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Violation of Privacy Laws in Maine

Violation of Privacy Lawyers in Maine

Violation of privacy is a criminal charge that can lead to a conviction for a Class D misdemeanor in Maine. This can mean jail time, hefty fines, a permanent criminal record, and designation as a sex offender.

These harsh consequences can have a long-term impact on your life, making it essential to take the right steps to defend the charges.

It’s important to learn more about this criminal offense classified as a violation of privacy and what the relevant Maine statute says about it.

Call 207-571-8146 or contact us online to schedule a consult with one of our highly skilled criminal defense attorneys today.

Table of Contents

What is considered a violation of privacy in Maine?

Violation of privacy is sometimes called the “Peeping Tom law,” but it extends well beyond looking in someone else’s window without their permission. It takes into account the modern-day prevalence of recording devices (such as smartphones and digital cameras), which make it simple to record other people without their knowledge. Unless permission is granted for the recording, some situations can result in a violation of privacy.

Under Maine law, recording someone who otherwise has a reasonable expectation of privacy and of not being recorded (such as in a home, changing room, or public restroom) is considered a violation of privacy.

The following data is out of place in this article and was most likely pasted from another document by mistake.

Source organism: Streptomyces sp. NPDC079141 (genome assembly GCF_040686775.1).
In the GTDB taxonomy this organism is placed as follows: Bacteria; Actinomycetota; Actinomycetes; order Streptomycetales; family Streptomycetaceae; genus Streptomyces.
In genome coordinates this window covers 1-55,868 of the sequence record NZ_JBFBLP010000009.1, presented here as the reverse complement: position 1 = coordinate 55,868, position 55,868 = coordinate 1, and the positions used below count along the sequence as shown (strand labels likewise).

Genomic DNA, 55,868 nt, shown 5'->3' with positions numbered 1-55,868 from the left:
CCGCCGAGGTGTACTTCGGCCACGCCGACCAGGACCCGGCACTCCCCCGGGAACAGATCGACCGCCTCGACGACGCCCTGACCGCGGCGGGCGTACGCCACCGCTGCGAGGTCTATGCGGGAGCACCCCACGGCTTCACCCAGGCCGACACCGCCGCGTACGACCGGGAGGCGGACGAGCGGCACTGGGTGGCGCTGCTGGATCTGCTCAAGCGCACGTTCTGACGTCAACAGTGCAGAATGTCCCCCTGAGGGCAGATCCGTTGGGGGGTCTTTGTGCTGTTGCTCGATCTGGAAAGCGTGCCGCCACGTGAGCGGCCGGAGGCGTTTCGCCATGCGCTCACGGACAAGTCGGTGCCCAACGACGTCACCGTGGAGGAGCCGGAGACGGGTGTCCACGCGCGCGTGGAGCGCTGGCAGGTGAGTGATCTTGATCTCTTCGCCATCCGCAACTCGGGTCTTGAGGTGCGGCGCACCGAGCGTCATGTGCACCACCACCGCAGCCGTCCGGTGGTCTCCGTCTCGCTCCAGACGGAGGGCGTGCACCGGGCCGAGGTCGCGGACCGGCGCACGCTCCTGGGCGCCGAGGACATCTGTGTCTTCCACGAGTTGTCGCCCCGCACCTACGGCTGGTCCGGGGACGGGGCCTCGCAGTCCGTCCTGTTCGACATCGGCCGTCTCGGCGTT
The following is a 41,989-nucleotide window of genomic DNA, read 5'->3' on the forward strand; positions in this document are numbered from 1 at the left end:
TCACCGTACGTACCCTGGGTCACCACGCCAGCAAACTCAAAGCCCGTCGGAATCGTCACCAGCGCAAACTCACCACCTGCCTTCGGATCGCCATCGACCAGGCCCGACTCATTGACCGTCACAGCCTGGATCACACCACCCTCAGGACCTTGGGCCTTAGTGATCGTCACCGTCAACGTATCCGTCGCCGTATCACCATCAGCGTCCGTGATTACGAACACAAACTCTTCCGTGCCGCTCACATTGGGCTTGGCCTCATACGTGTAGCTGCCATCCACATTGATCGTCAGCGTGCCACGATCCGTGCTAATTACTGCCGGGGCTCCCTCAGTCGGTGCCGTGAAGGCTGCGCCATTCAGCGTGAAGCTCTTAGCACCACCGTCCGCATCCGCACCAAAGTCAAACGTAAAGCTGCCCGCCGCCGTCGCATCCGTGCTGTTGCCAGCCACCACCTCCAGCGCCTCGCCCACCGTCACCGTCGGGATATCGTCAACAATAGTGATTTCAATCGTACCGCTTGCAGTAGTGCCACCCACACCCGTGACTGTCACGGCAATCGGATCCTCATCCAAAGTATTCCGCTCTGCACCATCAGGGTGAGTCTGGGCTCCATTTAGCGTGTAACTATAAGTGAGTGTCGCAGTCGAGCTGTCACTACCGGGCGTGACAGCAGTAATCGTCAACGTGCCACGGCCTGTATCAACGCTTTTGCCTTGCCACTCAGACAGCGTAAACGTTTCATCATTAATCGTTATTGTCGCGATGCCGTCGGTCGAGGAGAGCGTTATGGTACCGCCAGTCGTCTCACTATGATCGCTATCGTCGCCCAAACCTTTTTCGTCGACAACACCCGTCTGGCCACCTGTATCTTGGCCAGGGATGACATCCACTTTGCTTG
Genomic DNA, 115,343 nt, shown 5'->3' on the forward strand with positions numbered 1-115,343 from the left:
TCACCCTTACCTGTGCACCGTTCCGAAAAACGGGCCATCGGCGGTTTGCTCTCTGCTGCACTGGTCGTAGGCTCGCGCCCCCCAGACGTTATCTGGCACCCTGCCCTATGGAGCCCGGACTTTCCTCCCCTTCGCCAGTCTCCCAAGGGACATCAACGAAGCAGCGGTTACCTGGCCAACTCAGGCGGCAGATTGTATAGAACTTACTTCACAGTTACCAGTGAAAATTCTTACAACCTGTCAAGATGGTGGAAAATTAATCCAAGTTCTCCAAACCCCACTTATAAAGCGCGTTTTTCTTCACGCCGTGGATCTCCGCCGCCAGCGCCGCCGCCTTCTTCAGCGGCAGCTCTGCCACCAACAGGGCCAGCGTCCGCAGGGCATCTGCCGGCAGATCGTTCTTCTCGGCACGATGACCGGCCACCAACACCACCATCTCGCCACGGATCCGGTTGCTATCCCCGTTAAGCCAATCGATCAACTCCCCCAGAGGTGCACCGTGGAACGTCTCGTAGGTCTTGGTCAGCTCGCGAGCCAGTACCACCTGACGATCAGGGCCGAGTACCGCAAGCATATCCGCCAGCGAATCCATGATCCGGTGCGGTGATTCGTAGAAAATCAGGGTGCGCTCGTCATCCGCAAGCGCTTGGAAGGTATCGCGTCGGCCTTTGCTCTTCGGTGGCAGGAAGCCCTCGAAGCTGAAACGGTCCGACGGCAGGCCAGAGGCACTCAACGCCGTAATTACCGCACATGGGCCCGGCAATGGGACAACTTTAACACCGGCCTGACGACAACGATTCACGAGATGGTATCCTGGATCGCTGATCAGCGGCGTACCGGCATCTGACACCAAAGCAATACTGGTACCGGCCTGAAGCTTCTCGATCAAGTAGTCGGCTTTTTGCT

Typical examples of violations of privacy

The following are some common examples of a violation of privacy in Maine:

  • Secretly installing a video camera in a department store’s changing room.
  • Placing a video camera on a neighbor’s property, outside the bathroom window.
  • Installing an audio recorder in a public bathroom to hear private conversations that occur there.
  • Taking pictures or recording video underneath a person’s clothing in public without their knowledge or permission.

Do violations of privacy laws cover online activities?

The Maine Statute for Violation of Privacy does not cover online privacy or computer privacy.  These are dealt with separately by Maine criminal law.

Call 207-571-8146 or contact us online to schedule a consult with one of our highly skilled criminal defense attorneys today.

What are the penalties for a violation of privacy in Maine?

Violation of privacy is treated as a Class D misdemeanor in Maine. A conviction comes with a maximum penalty of a $2,000 fine and up to 364 days of jail time.

A special distinction is made if the offense involves recording under someone’s clothing. This will result in mandatory registration as a sex offender under the provisions outlined in the Sex Offender Registration and Notification Act (SORNA).